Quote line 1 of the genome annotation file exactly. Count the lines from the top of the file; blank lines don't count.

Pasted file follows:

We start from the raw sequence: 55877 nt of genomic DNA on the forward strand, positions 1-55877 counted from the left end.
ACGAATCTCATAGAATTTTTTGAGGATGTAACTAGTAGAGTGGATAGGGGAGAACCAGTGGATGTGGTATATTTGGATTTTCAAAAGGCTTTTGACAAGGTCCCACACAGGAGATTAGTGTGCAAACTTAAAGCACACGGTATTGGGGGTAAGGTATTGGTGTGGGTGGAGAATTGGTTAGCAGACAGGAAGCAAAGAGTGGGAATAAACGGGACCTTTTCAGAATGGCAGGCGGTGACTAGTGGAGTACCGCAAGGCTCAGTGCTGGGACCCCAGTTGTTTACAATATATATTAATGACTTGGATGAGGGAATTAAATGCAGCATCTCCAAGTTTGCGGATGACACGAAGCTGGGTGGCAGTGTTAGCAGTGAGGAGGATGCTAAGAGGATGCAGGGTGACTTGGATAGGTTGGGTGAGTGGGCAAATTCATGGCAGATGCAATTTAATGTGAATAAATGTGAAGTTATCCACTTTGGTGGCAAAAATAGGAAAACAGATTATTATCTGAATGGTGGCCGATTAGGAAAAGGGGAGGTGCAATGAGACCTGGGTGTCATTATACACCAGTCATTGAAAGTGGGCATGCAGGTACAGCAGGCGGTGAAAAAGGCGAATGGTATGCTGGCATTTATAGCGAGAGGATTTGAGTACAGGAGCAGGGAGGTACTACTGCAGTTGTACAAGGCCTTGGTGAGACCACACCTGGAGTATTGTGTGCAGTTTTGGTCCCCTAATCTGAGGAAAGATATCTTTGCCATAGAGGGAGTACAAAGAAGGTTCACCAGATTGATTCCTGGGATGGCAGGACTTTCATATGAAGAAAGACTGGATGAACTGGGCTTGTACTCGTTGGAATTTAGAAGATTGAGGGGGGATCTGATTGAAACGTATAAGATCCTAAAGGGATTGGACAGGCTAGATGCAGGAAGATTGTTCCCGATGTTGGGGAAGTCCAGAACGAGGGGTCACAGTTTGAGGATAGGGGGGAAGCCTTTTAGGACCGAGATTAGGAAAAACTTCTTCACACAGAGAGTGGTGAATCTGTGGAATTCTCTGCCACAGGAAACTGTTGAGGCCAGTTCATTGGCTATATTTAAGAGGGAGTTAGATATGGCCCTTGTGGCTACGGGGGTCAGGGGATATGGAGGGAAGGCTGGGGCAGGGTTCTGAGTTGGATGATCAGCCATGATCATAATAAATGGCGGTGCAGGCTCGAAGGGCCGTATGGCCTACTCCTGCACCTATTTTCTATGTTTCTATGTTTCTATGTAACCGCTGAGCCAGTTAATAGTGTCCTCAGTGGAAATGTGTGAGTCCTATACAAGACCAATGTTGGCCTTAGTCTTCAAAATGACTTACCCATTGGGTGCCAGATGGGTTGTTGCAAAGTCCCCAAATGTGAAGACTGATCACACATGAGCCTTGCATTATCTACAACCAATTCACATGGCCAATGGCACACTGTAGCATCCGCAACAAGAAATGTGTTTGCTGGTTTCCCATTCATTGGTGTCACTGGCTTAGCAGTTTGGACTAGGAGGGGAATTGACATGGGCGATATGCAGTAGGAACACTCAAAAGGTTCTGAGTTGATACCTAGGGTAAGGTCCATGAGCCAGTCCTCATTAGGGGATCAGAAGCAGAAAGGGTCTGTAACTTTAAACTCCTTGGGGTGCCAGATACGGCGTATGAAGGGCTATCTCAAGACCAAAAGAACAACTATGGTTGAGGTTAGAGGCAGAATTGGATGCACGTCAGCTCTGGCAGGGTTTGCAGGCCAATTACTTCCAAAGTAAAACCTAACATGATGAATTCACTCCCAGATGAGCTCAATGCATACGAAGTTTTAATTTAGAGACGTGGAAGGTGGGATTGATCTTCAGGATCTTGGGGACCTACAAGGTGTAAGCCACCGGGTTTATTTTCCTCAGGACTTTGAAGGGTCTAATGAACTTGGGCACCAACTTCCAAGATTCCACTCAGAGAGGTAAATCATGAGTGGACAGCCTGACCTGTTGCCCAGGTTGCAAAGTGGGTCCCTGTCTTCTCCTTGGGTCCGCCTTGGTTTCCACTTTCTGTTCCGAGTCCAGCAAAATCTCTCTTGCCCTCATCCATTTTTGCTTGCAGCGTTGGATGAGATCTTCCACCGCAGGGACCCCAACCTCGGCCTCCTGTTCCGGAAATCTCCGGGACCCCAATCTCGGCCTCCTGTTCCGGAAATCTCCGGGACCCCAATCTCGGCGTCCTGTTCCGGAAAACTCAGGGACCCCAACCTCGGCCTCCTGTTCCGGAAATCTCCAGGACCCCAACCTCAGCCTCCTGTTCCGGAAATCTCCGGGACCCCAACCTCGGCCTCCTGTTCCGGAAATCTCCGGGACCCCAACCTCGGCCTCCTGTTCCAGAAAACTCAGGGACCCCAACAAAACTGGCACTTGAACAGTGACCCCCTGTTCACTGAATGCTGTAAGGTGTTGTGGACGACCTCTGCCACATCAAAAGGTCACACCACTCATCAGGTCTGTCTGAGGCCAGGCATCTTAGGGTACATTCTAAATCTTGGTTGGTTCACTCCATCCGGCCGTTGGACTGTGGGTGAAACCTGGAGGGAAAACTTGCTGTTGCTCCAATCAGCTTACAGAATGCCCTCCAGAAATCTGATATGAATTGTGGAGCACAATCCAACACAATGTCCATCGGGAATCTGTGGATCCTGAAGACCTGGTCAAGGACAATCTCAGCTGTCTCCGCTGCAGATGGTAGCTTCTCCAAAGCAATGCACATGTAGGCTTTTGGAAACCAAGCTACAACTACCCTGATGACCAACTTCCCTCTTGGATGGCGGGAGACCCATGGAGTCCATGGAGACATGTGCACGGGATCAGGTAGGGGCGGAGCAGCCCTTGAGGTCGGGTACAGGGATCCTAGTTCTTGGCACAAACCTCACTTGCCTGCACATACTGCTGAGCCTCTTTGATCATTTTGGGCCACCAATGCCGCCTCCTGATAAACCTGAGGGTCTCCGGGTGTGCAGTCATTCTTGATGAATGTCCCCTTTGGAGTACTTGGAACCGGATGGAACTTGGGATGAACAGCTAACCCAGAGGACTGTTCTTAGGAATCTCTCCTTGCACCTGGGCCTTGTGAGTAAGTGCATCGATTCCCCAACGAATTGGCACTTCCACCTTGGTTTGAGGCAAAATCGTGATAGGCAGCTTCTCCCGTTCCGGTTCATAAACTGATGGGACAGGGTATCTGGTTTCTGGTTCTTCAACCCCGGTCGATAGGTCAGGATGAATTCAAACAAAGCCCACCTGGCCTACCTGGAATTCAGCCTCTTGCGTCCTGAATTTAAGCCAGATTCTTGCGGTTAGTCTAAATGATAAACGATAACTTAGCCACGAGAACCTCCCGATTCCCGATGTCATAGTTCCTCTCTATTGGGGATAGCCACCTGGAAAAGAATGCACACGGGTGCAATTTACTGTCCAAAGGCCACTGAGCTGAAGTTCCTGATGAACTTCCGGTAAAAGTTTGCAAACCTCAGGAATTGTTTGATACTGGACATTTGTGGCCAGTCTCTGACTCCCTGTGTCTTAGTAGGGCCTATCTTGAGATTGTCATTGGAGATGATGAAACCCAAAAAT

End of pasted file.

We start from the raw sequence: 55877 nt of genomic DNA on the forward strand, positions 1-55877 counted from the left end.